Let’s just say the optics of this are…not good. Per a report by the Las Vegas Review-Journal, MGM Resorts International has filed lawsuits in federal court against the victims of the tragic shooting at a concert outside Mandalay Bay in October. Yes, MGM, which owns Mandalay Bay and the Route 91 Harvest festival where the victims of the shooting were, is suing the victims.

Not that most of you require a refresher, but just in case, the Route 91 Harvest festival is an annual country music festival that takes place at a venue directly across the street from the Luxor and diagonally from Mandalay Bay. On October 1st, 2017, while about 22,000 were watching Jason Aldean perform, Stephen Paddock opened fire on the concert from a 32nd floor window at the Mandalay Bay. He let loose more than 1,100 rounds, killing 58 people and injuring 851, in the span of ten minutes.

Paddock was able to perpetrate the deadliest mass shooting in United States history in part because he was able to cart fourteen AR-15 rifles, eight AR-10 rifles, and more along with boatloads of ammunition up to his two adjoining rooms. Over the course of several days, he got all the weaponry upstairs with 22 suitcases, sometimes with hotel staff helping him.

As one might expect, many, many victims have sued MGM Resorts International for not taking better precautions to help prevent the murders.

What people didn’t expect, though, is that MGM would file lawsuits right back.

According to the Review-Journal, “The company cites a 2002 federal act that extends liability protection to any company that uses ‘anti-terrorism’ technology or services that can ‘help prevent and respond to mass violence.’”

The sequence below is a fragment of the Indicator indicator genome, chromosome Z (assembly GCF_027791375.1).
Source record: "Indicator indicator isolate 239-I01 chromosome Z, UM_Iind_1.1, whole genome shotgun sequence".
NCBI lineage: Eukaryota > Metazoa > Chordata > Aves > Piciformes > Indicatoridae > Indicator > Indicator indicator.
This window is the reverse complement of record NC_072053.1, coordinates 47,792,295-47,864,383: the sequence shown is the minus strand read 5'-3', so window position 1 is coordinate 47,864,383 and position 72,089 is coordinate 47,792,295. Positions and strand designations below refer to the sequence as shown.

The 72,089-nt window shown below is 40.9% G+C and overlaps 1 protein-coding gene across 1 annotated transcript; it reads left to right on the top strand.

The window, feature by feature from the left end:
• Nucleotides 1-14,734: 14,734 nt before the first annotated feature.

The “company” in that quote is technically the security firm hired for the concert, Contemporary Services Corp. Its services have been certified by the Department of Homeland Security for “protecting against and responding to acts of mass injury and destruction.”

But since MGM hired Contemporary Services, MGM believes the 2002 act applies to it, as well. I suppose that does make some sense.

But what of these lawsuits MGM is filing? The Review-Journal says the purpose of the suits is to have a federal judge review the 2002 act and determine if it does, in fact, apply to MGM as the company believes it does. If it does, then MGM wants protection from future legal action.

Fortunately, it sounds like MGM isn’t actually trying to get money from any victims, just a shield from lawsuits. Obviously, one can argue how shitty MGM is acting either way.

In a statement, a spokesperson for MGM said, “The Federal Court is an appropriate venue for these cases and provides those affected with the opportunity for a timely resolution. Years of drawn out litigation and hearings are not in the best interest of victims, the community and those still healing.”

The Review-Journal spoke with Robert Eglet, the attorney for some of the shooting victims, who calls this move a “blatant display of judge shopping.”

Eglet said that since MGM is based in Nevada, lawsuits should be in state court. By trying to move the venue to federal court, Eglet says, MGM is trying to find a sympathetic judge.

“It’s just really sad that they would stoop to this level,” he said.

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